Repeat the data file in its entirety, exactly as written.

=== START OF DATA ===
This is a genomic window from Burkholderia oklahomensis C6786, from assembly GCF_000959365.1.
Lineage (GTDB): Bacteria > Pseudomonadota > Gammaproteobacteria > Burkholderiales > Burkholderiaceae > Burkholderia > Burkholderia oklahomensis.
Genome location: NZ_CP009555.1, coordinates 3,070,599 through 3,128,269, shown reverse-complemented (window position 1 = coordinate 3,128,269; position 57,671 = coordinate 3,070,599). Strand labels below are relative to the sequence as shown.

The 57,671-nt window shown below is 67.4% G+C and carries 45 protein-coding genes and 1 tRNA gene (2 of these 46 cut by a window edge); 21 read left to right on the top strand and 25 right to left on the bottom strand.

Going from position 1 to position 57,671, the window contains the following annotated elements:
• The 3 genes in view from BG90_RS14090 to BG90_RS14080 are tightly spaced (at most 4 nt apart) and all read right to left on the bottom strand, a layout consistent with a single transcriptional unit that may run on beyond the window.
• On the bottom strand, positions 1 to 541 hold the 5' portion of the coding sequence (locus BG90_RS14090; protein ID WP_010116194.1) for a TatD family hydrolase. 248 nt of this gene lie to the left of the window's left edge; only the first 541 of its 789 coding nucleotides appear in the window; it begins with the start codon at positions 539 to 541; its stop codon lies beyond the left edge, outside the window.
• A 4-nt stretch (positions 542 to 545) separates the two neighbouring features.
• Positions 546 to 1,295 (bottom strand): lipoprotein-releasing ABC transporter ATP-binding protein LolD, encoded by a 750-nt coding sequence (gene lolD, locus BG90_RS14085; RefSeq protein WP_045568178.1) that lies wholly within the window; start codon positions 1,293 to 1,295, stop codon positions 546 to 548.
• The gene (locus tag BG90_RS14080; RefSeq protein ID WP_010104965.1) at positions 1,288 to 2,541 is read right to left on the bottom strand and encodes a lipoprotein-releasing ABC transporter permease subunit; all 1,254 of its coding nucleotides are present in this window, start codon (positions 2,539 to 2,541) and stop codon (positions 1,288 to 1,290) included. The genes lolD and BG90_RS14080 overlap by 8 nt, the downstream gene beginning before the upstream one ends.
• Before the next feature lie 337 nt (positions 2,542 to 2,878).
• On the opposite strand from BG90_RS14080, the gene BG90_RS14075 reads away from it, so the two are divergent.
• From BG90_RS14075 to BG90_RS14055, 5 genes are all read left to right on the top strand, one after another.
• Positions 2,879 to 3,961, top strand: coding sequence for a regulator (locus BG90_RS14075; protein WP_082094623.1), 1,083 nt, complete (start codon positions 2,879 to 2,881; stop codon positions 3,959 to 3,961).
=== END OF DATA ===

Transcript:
This is a genomic window from Burkholderia oklahomensis C6786, from assembly GCF_000959365.1.
Lineage (GTDB): Bacteria > Pseudomonadota > Gammaproteobacteria > Burkholderiales > Burkholderiaceae > Burkholderia > Burkholderia oklahomensis.
Genome location: NZ_CP009555.1, coordinates 3,070,599 through 3,128,269, shown reverse-complemented (window position 1 = coordinate 3,128,269; position 57,671 = coordinate 3,070,599). Strand labels below are relative to the sequence as shown.

The 57,671-nt window shown below is 67.4% G+C and carries 45 protein-coding genes and 1 tRNA gene (2 of these 46 cut by a window edge); 21 read left to right on the top strand and 25 right to left on the bottom strand.

Going from position 1 to position 57,671, the window contains the following annotated elements:
• The 3 genes in view from BG90_RS14090 to BG90_RS14080 are tightly spaced (at most 4 nt apart) and all read right to left on the bottom strand, a layout consistent with a single transcriptional unit that may run on beyond the window.
• On the bottom strand, positions 1 to 541 hold the 5' portion of the coding sequence (locus BG90_RS14090; protein ID WP_010116194.1) for a TatD family hydrolase. 248 nt of this gene lie to the left of the window's left edge; only the first 541 of its 789 coding nucleotides appear in the window; it begins with the start codon at positions 539 to 541; its stop codon lies beyond the left edge, outside the window.
• A 4-nt stretch (positions 542 to 545) separates the two neighbouring features.
• Positions 546 to 1,295 (bottom strand): lipoprotein-releasing ABC transporter ATP-binding protein LolD, encoded by a 750-nt coding sequence (gene lolD, locus BG90_RS14085; RefSeq protein WP_045568178.1) that lies wholly within the window; start codon positions 1,293 to 1,295, stop codon positions 546 to 548.
• The gene (locus tag BG90_RS14080; RefSeq protein ID WP_010104965.1) at positions 1,288 to 2,541 is read right to left on the bottom strand and encodes a lipoprotein-releasing ABC transporter permease subunit; all 1,254 of its coding nucleotides are present in this window, start codon (positions 2,539 to 2,541) and stop codon (positions 1,288 to 1,290) included. The genes lolD and BG90_RS14080 overlap by 8 nt, the downstream gene beginning before the upstream one ends.
• Before the next feature lie 337 nt (positions 2,542 to 2,878).
• On the opposite strand from BG90_RS14080, the gene BG90_RS14075 reads away from it, so the two are divergent.
• From BG90_RS14075 to BG90_RS14055, 5 genes are all read left to right on the top strand, one after another.
• Positions 2,879 to 3,961, top strand: coding sequence for a regulator (locus BG90_RS14075; protein WP_082094623.1), 1,083 nt, complete (start codon positions 2,879 to 2,881; stop codon positions 3,959 to 3,961).